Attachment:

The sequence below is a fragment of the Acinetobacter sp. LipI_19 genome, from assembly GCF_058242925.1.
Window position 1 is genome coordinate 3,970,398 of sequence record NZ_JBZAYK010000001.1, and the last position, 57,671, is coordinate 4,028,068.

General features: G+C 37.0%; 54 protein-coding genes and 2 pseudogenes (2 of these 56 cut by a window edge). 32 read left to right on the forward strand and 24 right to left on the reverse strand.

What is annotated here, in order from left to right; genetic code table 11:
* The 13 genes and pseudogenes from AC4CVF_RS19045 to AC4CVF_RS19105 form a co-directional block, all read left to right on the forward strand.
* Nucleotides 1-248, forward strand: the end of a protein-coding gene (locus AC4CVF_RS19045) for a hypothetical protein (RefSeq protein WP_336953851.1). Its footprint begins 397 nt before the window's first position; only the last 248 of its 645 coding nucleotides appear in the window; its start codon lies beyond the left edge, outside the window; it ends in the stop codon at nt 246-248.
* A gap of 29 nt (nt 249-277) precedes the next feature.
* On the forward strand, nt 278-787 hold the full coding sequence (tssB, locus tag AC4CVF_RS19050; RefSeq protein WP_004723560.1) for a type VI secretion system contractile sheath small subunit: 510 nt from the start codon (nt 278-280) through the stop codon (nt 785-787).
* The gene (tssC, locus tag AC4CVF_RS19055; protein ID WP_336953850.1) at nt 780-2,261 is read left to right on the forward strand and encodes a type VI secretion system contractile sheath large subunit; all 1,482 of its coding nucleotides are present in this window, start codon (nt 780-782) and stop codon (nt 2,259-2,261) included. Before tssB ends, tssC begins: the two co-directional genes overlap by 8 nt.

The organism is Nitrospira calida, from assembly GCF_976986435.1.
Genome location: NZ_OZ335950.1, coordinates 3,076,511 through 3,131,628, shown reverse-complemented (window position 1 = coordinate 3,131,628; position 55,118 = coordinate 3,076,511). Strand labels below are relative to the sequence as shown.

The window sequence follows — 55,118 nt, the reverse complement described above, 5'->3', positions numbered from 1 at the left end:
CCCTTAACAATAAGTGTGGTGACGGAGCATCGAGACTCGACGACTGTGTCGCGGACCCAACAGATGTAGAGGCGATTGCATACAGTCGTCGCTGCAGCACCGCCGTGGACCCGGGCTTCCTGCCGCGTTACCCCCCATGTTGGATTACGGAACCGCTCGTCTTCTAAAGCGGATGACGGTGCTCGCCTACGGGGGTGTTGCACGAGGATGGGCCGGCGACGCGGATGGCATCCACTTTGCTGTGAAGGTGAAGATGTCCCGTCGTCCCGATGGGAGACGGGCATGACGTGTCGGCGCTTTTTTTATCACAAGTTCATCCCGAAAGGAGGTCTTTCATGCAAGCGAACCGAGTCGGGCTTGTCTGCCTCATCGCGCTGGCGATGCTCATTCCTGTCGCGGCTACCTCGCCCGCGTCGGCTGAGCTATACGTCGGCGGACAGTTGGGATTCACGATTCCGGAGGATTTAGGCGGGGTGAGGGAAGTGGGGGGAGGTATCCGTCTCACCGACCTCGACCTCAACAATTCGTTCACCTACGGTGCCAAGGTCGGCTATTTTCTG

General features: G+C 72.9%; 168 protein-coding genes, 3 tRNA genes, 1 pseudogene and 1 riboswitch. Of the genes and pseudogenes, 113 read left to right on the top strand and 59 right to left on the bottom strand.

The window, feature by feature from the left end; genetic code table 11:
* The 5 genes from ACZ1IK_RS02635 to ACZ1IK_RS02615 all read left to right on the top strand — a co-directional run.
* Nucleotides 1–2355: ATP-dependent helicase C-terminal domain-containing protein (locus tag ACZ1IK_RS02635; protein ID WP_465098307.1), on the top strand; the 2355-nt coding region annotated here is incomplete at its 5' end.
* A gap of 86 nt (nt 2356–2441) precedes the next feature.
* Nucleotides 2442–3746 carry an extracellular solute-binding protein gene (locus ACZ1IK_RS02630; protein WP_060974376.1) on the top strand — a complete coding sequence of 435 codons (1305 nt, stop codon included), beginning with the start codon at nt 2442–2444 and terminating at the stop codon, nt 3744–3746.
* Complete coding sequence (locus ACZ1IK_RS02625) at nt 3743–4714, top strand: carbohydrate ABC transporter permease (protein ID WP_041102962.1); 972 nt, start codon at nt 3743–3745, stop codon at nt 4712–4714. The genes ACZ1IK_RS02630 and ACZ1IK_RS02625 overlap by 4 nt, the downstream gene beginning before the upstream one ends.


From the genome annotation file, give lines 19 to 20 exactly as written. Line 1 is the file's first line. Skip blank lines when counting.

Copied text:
* Nucleotides 2442–3746 carry an extracellular solute-binding protein gene (locus ACZ1IK_RS02630; protein WP_060974376.1) on the top strand — a complete coding sequence of 435 codons (1305 nt, stop codon included), beginning with the start codon at nt 2442–2444 and terminating at the stop codon, nt 3744–3746.
* Complete coding sequence (locus ACZ1IK_RS02625) at nt 3743–4714, top strand: carbohydrate ABC transporter permease (protein ID WP_041102962.1); 972 nt, start codon at nt 3743–3745, stop codon at nt 4712–4714. The genes ACZ1IK_RS02630 and ACZ1IK_RS02625 overlap by 4 nt, the downstream gene beginning before the upstream one ends.